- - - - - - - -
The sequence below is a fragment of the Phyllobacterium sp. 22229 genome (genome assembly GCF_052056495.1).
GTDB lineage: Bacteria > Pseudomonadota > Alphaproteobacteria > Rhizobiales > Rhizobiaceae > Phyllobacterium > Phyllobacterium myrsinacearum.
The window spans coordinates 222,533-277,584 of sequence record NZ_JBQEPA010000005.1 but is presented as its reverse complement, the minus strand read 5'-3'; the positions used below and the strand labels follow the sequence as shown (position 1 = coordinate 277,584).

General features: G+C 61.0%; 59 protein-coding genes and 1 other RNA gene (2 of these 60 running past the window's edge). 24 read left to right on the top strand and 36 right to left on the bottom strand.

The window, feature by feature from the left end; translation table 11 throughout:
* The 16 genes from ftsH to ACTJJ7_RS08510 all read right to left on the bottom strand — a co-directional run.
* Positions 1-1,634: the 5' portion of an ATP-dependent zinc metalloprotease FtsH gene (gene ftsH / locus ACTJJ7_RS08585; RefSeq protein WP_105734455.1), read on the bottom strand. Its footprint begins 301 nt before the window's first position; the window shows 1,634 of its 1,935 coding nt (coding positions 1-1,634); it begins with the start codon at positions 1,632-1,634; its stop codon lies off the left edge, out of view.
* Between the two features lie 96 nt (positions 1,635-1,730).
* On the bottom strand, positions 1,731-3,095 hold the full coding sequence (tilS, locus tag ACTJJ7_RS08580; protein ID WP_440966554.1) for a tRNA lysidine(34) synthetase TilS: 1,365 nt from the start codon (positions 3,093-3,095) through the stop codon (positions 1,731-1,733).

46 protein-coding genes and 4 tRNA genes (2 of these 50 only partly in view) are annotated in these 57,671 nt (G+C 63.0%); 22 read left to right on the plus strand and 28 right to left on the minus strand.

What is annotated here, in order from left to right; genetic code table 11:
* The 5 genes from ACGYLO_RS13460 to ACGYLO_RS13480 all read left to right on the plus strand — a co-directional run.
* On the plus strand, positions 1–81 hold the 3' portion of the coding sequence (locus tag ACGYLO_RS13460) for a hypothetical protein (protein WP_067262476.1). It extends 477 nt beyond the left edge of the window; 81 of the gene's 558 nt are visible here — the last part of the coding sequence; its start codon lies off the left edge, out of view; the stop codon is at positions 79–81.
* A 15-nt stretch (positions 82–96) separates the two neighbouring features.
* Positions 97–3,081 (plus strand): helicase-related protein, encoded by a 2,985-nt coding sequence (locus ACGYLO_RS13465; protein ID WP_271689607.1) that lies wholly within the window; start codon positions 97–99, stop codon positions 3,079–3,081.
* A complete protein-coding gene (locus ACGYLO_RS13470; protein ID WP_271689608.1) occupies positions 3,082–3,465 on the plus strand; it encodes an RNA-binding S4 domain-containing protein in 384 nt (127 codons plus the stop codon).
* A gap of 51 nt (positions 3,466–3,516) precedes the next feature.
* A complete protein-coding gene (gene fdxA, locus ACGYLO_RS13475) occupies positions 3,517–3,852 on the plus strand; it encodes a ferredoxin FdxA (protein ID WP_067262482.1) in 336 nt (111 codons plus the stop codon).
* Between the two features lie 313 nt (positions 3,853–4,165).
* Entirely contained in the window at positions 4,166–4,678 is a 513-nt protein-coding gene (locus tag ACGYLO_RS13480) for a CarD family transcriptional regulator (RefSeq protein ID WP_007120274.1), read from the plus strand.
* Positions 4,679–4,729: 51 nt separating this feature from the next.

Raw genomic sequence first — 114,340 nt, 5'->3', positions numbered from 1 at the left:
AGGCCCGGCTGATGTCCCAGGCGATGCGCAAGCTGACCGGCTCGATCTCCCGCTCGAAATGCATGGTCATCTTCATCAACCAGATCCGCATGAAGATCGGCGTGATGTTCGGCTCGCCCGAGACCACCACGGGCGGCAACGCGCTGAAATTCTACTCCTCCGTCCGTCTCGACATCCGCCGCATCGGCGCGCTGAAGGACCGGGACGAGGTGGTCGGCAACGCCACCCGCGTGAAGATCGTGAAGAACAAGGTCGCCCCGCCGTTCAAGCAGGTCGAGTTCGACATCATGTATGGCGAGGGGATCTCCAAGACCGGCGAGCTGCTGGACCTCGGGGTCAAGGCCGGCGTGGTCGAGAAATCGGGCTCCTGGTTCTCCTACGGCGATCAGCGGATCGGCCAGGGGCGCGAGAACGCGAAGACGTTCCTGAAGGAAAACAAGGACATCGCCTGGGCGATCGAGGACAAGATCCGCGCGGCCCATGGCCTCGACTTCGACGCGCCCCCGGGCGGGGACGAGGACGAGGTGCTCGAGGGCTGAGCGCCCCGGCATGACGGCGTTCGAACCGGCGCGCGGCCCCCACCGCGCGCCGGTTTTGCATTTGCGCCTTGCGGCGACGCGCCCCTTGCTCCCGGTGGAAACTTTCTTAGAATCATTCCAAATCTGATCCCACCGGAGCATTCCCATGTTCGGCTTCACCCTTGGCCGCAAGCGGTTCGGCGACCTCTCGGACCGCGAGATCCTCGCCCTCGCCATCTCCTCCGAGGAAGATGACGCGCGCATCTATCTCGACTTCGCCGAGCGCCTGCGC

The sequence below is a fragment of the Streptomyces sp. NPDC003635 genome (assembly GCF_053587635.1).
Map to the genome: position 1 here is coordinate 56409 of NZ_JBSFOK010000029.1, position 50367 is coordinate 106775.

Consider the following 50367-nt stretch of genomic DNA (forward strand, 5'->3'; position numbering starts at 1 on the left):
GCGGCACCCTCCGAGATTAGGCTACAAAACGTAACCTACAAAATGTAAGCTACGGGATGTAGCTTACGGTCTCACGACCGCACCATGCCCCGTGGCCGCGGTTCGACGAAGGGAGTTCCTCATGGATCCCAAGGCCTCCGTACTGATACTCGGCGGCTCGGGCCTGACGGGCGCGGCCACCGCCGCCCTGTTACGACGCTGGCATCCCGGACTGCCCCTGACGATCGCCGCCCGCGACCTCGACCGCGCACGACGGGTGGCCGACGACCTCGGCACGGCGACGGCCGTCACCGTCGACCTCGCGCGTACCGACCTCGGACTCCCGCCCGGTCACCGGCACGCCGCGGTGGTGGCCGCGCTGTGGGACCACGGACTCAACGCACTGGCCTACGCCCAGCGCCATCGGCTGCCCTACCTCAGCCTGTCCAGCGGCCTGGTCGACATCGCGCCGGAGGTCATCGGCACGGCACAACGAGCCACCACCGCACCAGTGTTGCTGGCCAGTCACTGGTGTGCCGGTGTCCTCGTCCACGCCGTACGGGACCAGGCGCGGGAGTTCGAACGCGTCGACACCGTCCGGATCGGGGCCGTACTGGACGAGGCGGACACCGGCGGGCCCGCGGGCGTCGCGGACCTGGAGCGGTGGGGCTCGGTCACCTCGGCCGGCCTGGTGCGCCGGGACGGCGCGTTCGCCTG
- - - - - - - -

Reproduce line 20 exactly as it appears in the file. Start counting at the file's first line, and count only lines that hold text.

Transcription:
* Entirely contained in the window at positions 4,166–4,678 is a 513-nt protein-coding gene (locus tag ACGYLO_RS13480) for a CarD family transcriptional regulator (RefSeq protein ID WP_007120274.1), read from the plus strand.